That`s why you will never know how a war will play out between modern armies, because you don`t know exactly which tricks both sides have.

Both China and Russia could have stumbled up about things which could easily shift the balance in their favour when they would go up against The West.



posted on Jan, 16 2015 @ 07:59 PM
link   
At least there are a few that realize how good this aircraft is. Most people don't see what it can do, mostly because what systems are talked about. This thing has incredible capabilities, seeing everything in action may be the coolest thing ever
and I'm sure will prove a lot of people wrong in the coming years.

It's a very special aircraft that is surprising reliable, there were some bugs a while back, more bugs will be found and fixed. But I'd say overal not terrible.



posted on Jan, 16 2015 @ 09:11 PM
link   
a reply to: 5GenNext

I would love to sit here and just lay it all on the table why this is such an amazing aircraft. Finally put to rest the bashing.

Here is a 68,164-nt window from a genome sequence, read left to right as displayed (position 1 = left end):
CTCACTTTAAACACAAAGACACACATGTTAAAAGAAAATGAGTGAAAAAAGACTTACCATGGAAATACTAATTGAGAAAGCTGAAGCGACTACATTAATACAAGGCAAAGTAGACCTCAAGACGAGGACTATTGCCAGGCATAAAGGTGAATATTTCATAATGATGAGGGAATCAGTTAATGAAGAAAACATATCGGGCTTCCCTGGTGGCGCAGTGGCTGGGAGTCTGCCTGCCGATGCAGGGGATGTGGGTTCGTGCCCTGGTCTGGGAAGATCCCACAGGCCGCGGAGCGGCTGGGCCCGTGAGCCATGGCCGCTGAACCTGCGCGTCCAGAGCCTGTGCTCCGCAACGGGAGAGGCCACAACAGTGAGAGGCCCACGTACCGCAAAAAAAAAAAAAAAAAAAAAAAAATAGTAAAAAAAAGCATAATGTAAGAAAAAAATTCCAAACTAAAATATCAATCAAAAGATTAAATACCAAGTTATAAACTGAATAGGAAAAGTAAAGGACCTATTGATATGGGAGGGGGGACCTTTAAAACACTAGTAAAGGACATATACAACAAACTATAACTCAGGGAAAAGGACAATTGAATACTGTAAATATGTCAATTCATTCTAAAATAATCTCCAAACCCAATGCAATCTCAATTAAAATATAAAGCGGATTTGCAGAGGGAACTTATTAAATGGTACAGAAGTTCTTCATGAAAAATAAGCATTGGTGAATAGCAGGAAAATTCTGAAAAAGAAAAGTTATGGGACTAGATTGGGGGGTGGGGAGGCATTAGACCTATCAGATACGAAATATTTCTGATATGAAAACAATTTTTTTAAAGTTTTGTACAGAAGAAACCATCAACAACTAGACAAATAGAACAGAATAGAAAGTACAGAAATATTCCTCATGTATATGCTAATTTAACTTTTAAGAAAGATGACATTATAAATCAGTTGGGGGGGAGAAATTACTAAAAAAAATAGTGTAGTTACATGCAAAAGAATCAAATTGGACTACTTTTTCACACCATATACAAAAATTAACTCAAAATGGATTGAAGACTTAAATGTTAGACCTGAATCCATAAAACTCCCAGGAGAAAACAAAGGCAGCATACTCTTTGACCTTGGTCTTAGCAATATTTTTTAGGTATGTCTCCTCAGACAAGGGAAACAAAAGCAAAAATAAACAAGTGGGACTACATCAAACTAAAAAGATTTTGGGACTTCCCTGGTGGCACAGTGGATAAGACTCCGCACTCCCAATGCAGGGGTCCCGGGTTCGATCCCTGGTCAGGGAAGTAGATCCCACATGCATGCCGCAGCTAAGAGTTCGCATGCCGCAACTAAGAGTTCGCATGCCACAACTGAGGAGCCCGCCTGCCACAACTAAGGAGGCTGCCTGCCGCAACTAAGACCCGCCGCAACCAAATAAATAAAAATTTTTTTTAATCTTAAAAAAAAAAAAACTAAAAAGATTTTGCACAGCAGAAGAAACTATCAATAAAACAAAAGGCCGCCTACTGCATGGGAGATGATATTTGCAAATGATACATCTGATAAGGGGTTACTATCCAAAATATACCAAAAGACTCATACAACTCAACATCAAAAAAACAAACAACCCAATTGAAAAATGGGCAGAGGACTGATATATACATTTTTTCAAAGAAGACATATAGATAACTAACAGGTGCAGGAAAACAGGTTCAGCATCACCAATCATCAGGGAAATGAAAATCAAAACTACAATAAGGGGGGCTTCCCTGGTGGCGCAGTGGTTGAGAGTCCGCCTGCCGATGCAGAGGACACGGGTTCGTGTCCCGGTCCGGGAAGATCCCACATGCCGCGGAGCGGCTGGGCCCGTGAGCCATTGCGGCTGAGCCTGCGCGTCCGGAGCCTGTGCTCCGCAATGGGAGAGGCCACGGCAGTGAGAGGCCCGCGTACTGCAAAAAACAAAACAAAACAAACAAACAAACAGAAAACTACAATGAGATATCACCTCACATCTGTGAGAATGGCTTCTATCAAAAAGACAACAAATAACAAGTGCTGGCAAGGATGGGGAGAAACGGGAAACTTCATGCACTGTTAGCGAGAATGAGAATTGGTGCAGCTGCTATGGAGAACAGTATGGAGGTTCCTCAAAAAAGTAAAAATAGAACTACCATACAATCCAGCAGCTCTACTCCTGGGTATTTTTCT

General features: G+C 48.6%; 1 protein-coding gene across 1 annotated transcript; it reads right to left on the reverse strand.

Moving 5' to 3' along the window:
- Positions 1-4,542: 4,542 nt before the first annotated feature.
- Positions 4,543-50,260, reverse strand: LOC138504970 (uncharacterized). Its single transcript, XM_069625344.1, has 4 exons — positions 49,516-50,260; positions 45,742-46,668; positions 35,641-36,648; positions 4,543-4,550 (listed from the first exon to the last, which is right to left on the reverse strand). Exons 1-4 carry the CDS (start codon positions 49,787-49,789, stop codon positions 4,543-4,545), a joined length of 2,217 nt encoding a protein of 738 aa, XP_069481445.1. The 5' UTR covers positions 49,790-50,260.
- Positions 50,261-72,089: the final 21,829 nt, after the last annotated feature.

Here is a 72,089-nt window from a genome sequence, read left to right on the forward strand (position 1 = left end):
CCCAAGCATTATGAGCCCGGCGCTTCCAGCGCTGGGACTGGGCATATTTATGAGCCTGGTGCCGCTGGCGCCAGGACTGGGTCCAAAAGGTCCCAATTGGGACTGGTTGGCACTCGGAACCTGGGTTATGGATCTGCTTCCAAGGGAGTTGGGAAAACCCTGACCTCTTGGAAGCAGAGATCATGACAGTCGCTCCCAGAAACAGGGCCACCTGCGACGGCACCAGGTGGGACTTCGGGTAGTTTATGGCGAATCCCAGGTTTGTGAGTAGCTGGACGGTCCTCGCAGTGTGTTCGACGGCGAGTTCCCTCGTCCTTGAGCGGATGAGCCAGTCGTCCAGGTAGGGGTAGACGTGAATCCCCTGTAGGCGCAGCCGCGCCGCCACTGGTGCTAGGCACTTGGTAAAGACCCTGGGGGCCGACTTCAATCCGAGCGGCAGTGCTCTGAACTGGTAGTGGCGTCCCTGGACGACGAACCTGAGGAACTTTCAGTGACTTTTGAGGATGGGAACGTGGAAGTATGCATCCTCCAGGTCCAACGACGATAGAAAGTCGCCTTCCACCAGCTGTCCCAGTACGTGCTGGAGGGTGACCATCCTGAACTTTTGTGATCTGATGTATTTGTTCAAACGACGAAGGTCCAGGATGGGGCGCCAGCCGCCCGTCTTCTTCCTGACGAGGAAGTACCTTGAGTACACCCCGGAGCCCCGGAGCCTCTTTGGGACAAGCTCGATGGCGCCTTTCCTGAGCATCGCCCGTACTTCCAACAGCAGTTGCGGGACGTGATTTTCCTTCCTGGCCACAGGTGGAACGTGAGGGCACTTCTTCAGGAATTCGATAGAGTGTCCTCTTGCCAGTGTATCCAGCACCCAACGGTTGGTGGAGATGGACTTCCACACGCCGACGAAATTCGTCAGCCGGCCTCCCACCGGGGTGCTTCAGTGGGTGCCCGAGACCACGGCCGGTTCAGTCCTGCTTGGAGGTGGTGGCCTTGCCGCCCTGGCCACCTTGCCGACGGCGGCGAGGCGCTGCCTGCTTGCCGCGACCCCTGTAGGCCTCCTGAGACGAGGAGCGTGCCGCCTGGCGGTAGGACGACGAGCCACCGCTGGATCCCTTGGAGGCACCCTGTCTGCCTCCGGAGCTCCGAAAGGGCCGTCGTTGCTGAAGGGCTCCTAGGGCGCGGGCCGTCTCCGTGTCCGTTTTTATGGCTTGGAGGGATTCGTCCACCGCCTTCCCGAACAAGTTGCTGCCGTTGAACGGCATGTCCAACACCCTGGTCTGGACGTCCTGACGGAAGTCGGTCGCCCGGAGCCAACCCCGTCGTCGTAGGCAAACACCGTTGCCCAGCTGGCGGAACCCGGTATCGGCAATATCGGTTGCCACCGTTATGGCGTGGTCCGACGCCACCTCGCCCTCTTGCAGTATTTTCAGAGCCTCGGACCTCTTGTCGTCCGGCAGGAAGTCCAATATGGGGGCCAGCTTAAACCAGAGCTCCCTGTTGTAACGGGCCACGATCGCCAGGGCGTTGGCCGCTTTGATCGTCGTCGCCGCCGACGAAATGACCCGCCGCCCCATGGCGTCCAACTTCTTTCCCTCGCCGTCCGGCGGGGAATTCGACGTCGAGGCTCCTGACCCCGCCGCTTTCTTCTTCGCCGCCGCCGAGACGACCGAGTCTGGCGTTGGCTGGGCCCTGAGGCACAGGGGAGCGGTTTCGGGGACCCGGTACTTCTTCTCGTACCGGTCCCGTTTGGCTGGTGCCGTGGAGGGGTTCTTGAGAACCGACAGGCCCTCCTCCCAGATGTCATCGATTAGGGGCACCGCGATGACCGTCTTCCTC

posted on Jan, 16 2015 @ 09:34 PM
link   

originally posted by: Zaphod58
a reply to: 5GenNext

I would love to sit here and just lay it all on the table why this is such an amazing aircraft. Finally put to rest the bashing.


go for it



posted on Jan, 16 2015 @ 09:51 PM
link   
a reply to: boomer135

Orange is a horrible color on me.



posted on Jan, 16 2015 @ 09:57 PM
link   
Here's what I'm deducing from this thread so far. The F35 has the Jedi Mind Trick and also doesn't like IED's. SO basically, the F35 IS more powerful than Yoda. That should shut up the critics.

And seriously Zaph 35 million? Damnnnnn!! Somebodies popular.
edit on 16-1-2015 by BASSPLYR because: (no reason given)



posted on Jan, 16 2015 @ 09:59 PM
link   

originally posted by: BASSPLYR
Here's what I'm deducing from this thread so far. The F35 has the Jedi Mind Trick and also doesn't like IED's. SO basically, the F35 IS more powerful than Yoda. That should shut up the critics.


cloudy to see the future is. F-35 could become powerful jedi...powerful jedi.



posted on Jan, 16 2015 @ 10:01 PM
link   
a reply to: boomer135

The force is strong in this one it is.



posted on Jan, 16 2015 @ 10:30 PM
link   
a reply to: boomer135

So that's what an AESA looks like....





new topics

top topics



 
13
<<   2  3  4 >>

log in

join